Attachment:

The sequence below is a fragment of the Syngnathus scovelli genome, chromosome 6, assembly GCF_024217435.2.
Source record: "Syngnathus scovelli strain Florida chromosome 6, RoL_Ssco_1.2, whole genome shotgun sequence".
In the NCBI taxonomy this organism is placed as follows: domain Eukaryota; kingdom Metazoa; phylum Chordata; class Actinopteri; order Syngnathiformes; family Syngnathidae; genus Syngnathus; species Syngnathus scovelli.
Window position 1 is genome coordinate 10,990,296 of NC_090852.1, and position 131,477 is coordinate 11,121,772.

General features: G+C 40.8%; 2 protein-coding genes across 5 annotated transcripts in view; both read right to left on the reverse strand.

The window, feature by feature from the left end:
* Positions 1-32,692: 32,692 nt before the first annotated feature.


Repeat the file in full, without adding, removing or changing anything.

The sequence below is a fragment of the Syngnathus scovelli genome, chromosome 6, assembly GCF_024217435.2.
Source record: "Syngnathus scovelli strain Florida chromosome 6, RoL_Ssco_1.2, whole genome shotgun sequence".
In the NCBI taxonomy this organism is placed as follows: domain Eukaryota; kingdom Metazoa; phylum Chordata; class Actinopteri; order Syngnathiformes; family Syngnathidae; genus Syngnathus; species Syngnathus scovelli.
Window position 1 is genome coordinate 10,990,296 of NC_090852.1, and position 131,477 is coordinate 11,121,772.

General features: G+C 40.8%; 2 protein-coding genes across 5 annotated transcripts in view; both read right to left on the reverse strand.

The window, feature by feature from the left end:
* Positions 1-32,692: 32,692 nt before the first annotated feature.